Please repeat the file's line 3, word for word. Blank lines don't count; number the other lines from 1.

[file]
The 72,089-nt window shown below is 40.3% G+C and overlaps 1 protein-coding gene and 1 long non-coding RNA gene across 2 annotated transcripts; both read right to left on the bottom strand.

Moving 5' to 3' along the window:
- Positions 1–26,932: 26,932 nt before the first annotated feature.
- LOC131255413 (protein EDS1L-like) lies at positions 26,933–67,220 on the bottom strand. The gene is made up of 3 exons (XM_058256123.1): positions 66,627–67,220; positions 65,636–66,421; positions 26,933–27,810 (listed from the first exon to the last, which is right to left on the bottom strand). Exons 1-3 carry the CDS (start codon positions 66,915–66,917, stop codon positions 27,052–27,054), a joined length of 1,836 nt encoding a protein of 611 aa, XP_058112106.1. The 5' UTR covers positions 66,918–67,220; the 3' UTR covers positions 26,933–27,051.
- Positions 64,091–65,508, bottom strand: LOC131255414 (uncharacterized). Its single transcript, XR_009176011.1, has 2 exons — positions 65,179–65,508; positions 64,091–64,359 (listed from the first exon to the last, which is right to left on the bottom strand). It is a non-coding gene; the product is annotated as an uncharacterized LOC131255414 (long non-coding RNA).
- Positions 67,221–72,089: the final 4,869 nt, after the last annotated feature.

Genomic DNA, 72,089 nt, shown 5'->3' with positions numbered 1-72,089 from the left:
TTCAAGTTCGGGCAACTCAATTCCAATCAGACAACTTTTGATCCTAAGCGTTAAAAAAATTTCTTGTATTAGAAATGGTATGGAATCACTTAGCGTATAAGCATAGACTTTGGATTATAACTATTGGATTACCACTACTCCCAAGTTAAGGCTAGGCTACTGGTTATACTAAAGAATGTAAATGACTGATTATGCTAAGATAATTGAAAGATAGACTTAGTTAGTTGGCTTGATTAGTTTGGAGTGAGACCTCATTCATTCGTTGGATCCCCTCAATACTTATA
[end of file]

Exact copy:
- Positions 1–26,932: 26,932 nt before the first annotated feature.